This page is dedicated to sharing how to get the best fit possible for yourself with this sweater. In order to really make sure things are developing in a way that suits You let’s look at a few things:
- You have been increasing for the fronts and the backs as well as the sleeves on every increase round which occurs every other round.
- We have been seeing a steady, even, all around increase. We moved our stitch markers a bit to create an interesting texture in the sleeves and increases.
- Before we readjust them back (since the sleeve stitches have “borrowed” them temporarily, 3 stitches from each stitch marker remember?) let’s see if we really are ready to be finished with increases.
- To get the best assessment of this I want to challenge you to devote today, when ever your “today” is, to not being rushed. Skipping an opportunity to really look over your progress is like skipping a gift to yourself— the gift of a great fit.
Let’s prepare our sweater for observation…and if I may be so bold…adoration!
You will be moving stitches from your needle to waste yarn. Even if your needle had a cable of 87 feet nothing in the world beats removing stitches from that sturdy cable on to waste yarn this particular way. If you look above you can see the waste yarn tied (as a structured needle would pull in) differs from the waste yarn left free to hang. Little adjustments matter. So let us work this as best we can.
You will need:
- waste yarn of the same weight (3 or 4 pieces)
- a yarn needle
- your sweater
- your pattern or notebook to record things and a pencil
Taking a length of waste yarn and your needle, slip the sleeve stitches from one marker to the next on to your waste yarn. Keep this length of yarn long enough to play with your stitches comfortably, but separate from other sections.
Tie the ends of this section off and repeat around your sweater.
When done you will have your 4 segments (2 sleeves, a front and a back) safe and secure on 4 bits of waste yarn
TRY IT ON!
Bear in mind the nature of the sweater is to stay up around your neck like a collar, and even pucker a bit. Gently pull it to adjust it. As you try this on, keep your pattern and pencil close by to record your response to these questions.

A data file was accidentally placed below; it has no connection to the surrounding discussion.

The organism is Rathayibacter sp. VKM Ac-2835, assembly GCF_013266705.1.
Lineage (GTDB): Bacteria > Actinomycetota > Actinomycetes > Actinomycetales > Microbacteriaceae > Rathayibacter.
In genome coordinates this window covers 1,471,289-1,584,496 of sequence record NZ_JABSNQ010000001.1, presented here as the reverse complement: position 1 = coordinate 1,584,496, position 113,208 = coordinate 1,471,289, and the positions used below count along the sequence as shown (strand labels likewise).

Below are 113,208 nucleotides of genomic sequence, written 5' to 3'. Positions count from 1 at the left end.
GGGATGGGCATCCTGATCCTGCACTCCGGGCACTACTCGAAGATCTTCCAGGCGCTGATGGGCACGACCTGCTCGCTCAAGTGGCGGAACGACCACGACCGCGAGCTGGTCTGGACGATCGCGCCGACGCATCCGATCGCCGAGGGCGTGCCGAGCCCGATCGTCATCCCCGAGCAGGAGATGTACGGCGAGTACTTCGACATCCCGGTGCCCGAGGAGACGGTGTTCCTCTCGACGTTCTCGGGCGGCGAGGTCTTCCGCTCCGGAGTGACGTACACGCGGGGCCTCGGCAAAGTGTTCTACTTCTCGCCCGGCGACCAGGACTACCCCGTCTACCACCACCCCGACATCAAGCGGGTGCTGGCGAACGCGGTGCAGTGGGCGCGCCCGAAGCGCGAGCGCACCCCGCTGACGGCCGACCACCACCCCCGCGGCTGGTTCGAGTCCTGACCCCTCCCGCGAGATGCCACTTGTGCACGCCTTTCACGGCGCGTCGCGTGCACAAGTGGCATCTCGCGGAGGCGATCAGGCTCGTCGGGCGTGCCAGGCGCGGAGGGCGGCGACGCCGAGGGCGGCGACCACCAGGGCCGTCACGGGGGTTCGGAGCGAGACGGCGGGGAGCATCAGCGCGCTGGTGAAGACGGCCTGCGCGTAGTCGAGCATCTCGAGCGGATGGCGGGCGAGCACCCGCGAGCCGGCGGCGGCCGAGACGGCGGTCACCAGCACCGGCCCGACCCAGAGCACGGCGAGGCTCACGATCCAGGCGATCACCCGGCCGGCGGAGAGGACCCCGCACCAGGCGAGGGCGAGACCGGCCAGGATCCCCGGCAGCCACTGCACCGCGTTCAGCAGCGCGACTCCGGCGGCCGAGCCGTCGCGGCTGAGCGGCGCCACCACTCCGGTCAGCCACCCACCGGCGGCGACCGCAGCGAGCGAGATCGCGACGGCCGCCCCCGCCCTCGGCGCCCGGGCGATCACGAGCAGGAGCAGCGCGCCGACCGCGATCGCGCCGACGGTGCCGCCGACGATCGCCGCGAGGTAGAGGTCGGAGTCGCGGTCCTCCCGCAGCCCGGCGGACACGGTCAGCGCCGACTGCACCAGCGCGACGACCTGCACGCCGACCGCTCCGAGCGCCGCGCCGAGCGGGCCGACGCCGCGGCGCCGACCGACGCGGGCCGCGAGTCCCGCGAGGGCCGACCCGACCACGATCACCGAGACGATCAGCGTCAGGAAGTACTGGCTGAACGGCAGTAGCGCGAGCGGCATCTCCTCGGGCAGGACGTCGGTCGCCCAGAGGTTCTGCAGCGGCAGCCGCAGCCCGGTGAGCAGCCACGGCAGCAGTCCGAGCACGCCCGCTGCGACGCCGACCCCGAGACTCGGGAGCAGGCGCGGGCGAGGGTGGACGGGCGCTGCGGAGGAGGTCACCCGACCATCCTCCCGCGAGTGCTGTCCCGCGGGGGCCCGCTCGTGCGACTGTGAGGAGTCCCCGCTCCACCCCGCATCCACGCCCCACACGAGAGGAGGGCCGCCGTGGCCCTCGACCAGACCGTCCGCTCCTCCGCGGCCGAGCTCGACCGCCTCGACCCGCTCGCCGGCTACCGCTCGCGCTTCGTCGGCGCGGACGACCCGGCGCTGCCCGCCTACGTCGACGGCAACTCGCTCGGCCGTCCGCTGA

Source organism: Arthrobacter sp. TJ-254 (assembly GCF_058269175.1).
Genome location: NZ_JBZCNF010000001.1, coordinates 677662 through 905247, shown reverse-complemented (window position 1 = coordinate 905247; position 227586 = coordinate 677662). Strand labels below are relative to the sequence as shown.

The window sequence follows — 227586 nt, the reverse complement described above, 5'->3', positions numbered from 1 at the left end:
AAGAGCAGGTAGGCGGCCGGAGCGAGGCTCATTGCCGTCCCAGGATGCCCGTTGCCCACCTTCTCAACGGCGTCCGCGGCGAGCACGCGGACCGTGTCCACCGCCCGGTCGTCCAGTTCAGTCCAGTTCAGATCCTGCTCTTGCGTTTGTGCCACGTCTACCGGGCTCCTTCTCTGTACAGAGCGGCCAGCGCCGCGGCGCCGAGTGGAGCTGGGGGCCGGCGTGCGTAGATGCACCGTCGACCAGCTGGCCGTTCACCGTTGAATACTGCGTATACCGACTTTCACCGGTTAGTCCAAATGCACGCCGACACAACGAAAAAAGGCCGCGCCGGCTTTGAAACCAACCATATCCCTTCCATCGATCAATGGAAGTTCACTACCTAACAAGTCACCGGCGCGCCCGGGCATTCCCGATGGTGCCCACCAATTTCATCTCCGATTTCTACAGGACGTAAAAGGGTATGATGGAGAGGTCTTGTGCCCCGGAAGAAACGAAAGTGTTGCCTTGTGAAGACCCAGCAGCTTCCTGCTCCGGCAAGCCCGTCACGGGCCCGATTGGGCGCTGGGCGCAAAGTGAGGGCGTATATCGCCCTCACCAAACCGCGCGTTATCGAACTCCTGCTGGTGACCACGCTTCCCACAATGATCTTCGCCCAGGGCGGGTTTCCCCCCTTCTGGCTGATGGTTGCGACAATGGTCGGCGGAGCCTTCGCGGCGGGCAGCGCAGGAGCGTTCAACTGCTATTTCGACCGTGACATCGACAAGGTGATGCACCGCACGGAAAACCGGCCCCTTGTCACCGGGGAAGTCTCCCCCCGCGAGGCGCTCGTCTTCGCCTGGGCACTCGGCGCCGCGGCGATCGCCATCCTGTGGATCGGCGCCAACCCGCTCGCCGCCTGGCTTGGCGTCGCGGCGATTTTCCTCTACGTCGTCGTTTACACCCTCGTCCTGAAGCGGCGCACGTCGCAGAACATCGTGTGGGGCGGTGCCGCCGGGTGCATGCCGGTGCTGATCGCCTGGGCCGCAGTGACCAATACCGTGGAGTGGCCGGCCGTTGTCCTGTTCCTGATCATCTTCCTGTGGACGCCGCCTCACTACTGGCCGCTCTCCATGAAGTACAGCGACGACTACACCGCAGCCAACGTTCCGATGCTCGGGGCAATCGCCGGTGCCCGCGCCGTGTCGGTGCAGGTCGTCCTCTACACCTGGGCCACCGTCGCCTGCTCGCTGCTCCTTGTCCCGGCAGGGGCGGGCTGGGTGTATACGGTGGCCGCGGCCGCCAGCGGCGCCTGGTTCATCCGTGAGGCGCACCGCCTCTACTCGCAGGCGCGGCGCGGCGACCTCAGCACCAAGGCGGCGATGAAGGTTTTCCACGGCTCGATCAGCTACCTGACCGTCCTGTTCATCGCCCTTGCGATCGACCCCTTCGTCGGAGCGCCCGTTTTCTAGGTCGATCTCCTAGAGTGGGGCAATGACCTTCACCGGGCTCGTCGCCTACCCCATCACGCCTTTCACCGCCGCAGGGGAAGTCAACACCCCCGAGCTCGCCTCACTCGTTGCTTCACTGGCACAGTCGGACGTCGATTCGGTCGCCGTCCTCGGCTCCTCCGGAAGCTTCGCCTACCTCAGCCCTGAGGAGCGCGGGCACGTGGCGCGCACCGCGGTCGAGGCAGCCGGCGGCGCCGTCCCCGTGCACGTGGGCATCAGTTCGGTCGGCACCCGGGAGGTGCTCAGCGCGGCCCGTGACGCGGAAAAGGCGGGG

Note: When slipping on the sleeves, slip your arms through the tied waste yarn as if it were the sleeve bottom. This will allow you to fully take in the way your sleeves are going to fit.
The sleeves should fit closely to your underarms as shown.
Do not worry if they are a bit wider than you prefer. We can “give back” those borrowed stitches to the fronts.
Are the sleeves too snug? We can keep those borrowed stitches. We can even add more!
What if the sleeves fit, but the length is too short? We will definitely address that in a moment!
Don’t rush through this! Take your time and consider what your answer is, even if you need to look, re-look, adjust, re-adjust….re-adjust the re-adjustment…
- Check your fit all the way around. You may ask for a friend or spouse to help you with this and just snap a few iPhone pics. Or get up close with your mirror!
- Your sweater should fall across the upper bust as shown in the first large photo.
- Remember to gently tug your sweater a bit as it will stretch after soaking and blocking, as well as stretch a bit more due to the weight of the lower portion of the sweater hanging below. I mentally factor in an extra 1/4 inch of stretch above what my swatch measured for this normal occurrence.
- Pull out your trusty swatch and look over the swatch and your knitting to see differences!
- Need a bit more length? No worries. You can fix that! Want a bit more width? You can fix that too!
- Need a bit of help removing or replacing the stitches? Head Here and watch the tutorial. Replace the sleeves as you took them off and then let’s move on!
Making the Sweater fit YOU not You fit in to the sweater:
==>If you have an all around sense that the sweater needs to be larger, continue as you have been working up to this point. Repeat the increases at 2 repeat intervals and then recheck. If you are working a solid or gradient fade continue with the colour you are using. If you are striping, continue to work the stripe sequence as it is written, but make note on the chart of where you are.
==>If you feel the sleeves are fine and the front a bit small, work 1 or 2 more increase sets but increasing only for the front and back.
==>If you feel the front and back are fine but the sleeves are a bit tight, work 1 or 2 more increase sets but increasing only for the sleeves.
FOR ALL CHANGES, PLEASE RECORD WHAT YOU DID. We will need to refer to this as we adjust the colour variations that will happen. Nothing to worry about, we just need to remember what we changed, where we changed it and what amount of change happened.
As you consider the fit up to this point, keep in mind we are going to add more stitches once the sleeves are removed and we will continue to add stitches as we work our way down the sweater. If in doubt simply wait to see our next bit of the pattern. I may be releasing the next bit a few days early since I have so many Speedy Gonzales Knitters in this K2G! Remember, for those of us who are not supersonic, this isn’t a race, so do not feel bad wherever you are in your knitting journey!
For those of you who have the right number of stitches, but you think they are in the wrong spot, they aren’t. The right and left sleeve have 6 shared stitches belonging to the front of the sweater. They also have 6 shared stitches belonging to the back. In the next part of the pattern you adjust all the stitches for sleeve removal.
I hope these ideas are helpful for you! One of the benefits of doing this as a K2G in parts is that I am able to share with you specific areas you can easily adjust for yourself and your preference. We will have this opportunity as we knit the body and bottom as well as the sleeves soon.